2.OCR’s response to the COVID-19 pandemic
In February 2020, prior to the widespread outbreak of the COVID-19 pandemic in the United States, the OCR issued a Bulletin which served primarily as a reminder that the protections afforded patients by the HIPAA Privacy Rule “are not set aside during an emergency .” Notwithstanding this initial early reminder, OCR quickly pivoted to adjust enforcement standards for telehealth remote communications to assist overburdened healthcare providers to respond to a quickly changing landscape of shelter-in-place orders and social distancing policies that disconnected patients and their healthcare providers (at least physically) seemingly overnight.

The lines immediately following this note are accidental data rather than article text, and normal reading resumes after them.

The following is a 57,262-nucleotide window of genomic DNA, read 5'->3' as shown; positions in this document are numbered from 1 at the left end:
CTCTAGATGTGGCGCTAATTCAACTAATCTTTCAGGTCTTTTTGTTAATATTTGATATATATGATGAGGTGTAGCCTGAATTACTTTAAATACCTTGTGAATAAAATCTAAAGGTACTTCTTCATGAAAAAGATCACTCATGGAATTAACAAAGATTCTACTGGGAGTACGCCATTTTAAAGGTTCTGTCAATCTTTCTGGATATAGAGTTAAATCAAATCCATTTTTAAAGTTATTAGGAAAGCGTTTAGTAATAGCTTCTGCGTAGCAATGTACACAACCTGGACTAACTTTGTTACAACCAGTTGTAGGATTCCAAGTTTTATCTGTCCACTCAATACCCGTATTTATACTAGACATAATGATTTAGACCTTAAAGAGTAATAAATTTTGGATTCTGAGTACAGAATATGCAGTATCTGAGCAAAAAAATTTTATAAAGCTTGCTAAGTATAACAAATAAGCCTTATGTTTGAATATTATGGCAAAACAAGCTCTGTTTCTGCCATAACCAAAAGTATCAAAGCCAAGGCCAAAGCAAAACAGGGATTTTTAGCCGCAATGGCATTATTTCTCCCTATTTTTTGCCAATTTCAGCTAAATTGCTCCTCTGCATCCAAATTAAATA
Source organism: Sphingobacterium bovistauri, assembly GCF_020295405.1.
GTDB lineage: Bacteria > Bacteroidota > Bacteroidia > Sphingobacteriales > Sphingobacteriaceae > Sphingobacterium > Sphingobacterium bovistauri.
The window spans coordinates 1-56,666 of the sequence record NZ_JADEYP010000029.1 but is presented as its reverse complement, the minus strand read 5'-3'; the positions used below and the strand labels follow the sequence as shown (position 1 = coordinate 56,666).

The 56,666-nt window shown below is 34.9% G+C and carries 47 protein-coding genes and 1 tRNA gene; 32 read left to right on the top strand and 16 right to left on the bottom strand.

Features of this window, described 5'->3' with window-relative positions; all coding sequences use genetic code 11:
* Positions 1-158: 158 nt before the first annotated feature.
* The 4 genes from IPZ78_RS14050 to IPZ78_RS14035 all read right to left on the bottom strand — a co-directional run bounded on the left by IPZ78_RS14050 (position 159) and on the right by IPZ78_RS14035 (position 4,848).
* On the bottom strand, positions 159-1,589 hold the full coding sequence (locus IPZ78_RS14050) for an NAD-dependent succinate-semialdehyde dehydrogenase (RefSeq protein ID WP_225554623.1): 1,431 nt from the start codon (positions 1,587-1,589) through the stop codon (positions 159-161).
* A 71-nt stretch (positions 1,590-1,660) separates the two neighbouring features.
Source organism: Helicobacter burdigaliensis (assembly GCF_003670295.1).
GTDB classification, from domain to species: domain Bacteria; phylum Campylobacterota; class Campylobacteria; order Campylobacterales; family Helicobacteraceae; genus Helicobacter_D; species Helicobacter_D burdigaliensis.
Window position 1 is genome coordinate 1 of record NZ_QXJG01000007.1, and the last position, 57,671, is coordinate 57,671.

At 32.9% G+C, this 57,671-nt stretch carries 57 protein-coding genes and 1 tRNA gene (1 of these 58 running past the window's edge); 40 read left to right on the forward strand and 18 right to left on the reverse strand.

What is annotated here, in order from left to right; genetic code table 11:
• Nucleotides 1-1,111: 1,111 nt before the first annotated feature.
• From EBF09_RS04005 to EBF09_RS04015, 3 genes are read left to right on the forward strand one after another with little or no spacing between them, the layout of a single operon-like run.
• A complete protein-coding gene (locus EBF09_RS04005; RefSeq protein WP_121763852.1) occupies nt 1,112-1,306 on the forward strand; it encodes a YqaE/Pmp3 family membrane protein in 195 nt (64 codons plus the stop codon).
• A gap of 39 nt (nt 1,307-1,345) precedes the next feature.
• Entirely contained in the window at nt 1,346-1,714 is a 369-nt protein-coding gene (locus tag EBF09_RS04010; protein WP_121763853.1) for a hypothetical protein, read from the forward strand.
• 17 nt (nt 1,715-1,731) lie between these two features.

The OCR’s response to the quickly changing healthcare landscape caused by COVID-19 was the Notification of Enforcement Discretion issued by OCR on March 17, 2020 . In simple terms, the Notification of Enforcement Discretion announced that OCR would exercise its enforcement discretion and not impose penalties against covered entities for HIPAA violations arising out of the good faith provision of telehealth services during the COVID-19 nationwide public health emergency . The Notification of Enforcement Discretion applies to telehealth services during the duration of the crisis, and need not be related to COVID-19 treatment . Though it should not be deemed a relaxation of OCR standards, the guidance announces a temporary exercise of enforcement discretion for telehealth services performed through technologies that “may not fully comply with the requirements of the HIPAA Rules .” Critically, this does not mean that technology vendors that do not comply with the HIPAA Rules are “approved” by OCR, only that the OCR will not pursue enforcement measures against covered entities for using such vendors during the Nationwide Public Health Emergency. OCR also notes that telehealth services should still be conducted in private between the patient and provider. If services cannot be conducted in private, practical safeguards such as “using lowered voices, not using speakerphone, or recommending that a patient move to a reasonable distance from others when discussing PHI” should be implemented . Notably, this exercise of enforcement discretion does not relieve the covered entity from its responsibility to engage security safeguards and notify patients of potential risks. Indeed, “[p]roviders are encouraged to notify patients that these third-party applications potentially introduce privacy risks, and providers should enable all available encryption and privacy modes when using such applications .”